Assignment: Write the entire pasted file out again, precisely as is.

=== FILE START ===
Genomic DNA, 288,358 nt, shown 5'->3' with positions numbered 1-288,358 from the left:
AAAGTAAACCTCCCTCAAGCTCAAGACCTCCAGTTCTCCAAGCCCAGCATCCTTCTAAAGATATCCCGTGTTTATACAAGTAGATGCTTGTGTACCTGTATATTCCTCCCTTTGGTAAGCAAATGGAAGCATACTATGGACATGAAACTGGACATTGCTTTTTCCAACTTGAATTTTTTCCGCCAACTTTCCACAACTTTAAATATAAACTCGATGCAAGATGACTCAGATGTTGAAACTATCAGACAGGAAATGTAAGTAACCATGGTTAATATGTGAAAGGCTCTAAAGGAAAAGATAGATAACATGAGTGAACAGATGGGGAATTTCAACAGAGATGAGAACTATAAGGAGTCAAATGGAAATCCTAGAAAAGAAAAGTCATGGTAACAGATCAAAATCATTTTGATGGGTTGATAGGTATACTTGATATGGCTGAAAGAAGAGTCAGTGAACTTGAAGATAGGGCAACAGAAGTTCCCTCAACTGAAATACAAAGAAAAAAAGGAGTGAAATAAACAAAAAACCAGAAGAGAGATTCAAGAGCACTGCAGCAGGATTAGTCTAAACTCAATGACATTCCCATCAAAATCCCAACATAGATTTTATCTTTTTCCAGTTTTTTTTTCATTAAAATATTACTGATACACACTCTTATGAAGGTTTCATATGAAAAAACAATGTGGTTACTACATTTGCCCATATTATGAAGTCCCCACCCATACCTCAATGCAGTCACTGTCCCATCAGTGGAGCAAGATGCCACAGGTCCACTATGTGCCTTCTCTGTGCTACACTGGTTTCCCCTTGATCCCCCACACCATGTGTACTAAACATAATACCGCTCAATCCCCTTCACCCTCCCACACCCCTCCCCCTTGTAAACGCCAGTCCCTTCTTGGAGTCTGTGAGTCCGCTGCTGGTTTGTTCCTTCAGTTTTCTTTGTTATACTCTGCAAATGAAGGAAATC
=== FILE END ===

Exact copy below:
Genomic DNA, 288,358 nt, shown 5'->3' with positions numbered 1-288,358 from the left:
AAAGTAAACCTCCCTCAAGCTCAAGACCTCCAGTTCTCCAAGCCCAGCATCCTTCTAAAGATATCCCGTGTTTATACAAGTAGATGCTTGTGTACCTGTATATTCCTCCCTTTGGTAAGCAAATGGAAGCATACTATGGACATGAAACTGGACATTGCTTTTTCCAACTTGAATTTTTTCCGCCAACTTTCCACAACTTTAAATATAAACTCGATGCAAGATGACTCAGATGTTGAAACTATCAGACAGGAAATGTAAGTAACCATGGTTAATATGTGAAAGGCTCTAAAGGAAAAGATAGATAACATGAGTGAACAGATGGGGAATTTCAACAGAGATGAGAACTATAAGGAGTCAAATGGAAATCCTAGAAAAGAAAAGTCATGGTAACAGATCAAAATCATTTTGATGGGTTGATAGGTATACTTGATATGGCTGAAAGAAGAGTCAGTGAACTTGAAGATAGGGCAACAGAAGTTCCCTCAACTGAAATACAAAGAAAAAAAGGAGTGAAATAAACAAAAAACCAGAAGAGAGATTCAAGAGCACTGCAGCAGGATTAGTCTAAACTCAATGACATTCCCATCAAAATCCCAACATAGATTTTATCTTTTTCCAGTTTTTTTTTCATTAAAATATTACTGATACACACTCTTATGAAGGTTTCATATGAAAAAACAATGTGGTTACTACATTTGCCCATATTATGAAGTCCCCACCCATACCTCAATGCAGTCACTGTCCCATCAGTGGAGCAAGATGCCACAGGTCCACTATGTGCCTTCTCTGTGCTACACTGGTTTCCCCTTGATCCCCCACACCATGTGTACTAAACATAATACCGCTCAATCCCCTTCACCCTCCCACACCCCTCCCCCTTGTAAACGCCAGTCCCTTCTTGGAGTCTGTGAGTCCGCTGCTGGTTTGTTCCTTCAGTTTTCTTTGTTATACTCTGCAAATGAAGGAAATC